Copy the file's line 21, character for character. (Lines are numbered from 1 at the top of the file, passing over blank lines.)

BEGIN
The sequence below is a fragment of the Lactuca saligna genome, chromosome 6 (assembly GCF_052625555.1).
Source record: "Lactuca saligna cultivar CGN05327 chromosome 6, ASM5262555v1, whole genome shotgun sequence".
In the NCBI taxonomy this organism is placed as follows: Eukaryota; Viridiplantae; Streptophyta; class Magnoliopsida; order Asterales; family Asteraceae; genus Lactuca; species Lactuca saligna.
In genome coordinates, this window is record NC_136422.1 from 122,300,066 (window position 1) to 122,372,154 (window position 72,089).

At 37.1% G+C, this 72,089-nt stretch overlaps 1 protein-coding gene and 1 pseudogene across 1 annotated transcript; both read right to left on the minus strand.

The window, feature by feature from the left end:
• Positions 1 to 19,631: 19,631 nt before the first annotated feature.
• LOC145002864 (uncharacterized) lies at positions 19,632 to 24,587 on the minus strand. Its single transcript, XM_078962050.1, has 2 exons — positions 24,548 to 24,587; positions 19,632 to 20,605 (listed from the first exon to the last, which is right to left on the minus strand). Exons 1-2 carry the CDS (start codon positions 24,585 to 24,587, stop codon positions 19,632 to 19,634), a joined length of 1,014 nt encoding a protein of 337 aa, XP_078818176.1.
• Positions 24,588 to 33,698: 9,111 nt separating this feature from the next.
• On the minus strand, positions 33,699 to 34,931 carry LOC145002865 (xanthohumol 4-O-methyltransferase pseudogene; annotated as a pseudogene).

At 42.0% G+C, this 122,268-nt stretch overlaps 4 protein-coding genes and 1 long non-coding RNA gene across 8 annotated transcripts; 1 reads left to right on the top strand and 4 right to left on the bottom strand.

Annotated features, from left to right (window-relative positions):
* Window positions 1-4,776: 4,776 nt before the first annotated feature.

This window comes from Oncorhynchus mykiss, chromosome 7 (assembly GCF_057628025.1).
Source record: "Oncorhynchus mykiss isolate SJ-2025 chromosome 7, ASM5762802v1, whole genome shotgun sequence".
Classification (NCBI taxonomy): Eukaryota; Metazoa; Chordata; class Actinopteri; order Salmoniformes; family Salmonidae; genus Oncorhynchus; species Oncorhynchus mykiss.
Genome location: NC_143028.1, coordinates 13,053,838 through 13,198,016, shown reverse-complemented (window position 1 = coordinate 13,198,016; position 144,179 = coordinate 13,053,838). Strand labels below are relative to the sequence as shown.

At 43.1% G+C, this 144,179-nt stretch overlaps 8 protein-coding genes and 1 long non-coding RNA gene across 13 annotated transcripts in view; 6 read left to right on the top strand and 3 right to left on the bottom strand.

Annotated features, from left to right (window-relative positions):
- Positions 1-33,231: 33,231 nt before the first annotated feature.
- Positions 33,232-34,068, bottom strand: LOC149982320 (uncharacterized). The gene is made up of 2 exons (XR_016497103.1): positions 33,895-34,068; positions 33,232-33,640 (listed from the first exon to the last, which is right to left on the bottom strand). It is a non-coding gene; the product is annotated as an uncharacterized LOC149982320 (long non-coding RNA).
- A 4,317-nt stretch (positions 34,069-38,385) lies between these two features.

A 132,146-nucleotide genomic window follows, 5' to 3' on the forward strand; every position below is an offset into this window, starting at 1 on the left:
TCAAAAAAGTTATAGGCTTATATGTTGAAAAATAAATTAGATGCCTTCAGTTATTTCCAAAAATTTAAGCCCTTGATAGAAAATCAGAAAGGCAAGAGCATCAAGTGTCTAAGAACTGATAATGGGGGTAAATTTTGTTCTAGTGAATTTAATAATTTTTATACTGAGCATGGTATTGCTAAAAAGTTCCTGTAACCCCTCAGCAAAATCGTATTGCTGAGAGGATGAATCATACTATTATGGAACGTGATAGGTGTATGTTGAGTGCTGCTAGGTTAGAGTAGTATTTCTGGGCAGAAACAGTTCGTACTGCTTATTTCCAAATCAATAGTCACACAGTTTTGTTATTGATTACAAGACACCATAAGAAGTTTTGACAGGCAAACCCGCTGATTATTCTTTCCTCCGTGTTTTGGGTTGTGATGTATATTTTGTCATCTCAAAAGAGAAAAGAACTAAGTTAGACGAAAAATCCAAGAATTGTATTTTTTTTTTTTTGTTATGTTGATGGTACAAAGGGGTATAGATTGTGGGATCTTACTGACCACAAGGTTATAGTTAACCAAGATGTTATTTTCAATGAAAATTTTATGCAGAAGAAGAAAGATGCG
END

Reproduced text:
- Positions 33,232-34,068, bottom strand: LOC149982320 (uncharacterized). The gene is made up of 2 exons (XR_016497103.1): positions 33,895-34,068; positions 33,232-33,640 (listed from the first exon to the last, which is right to left on the bottom strand). It is a non-coding gene; the product is annotated as an uncharacterized LOC149982320 (long non-coding RNA).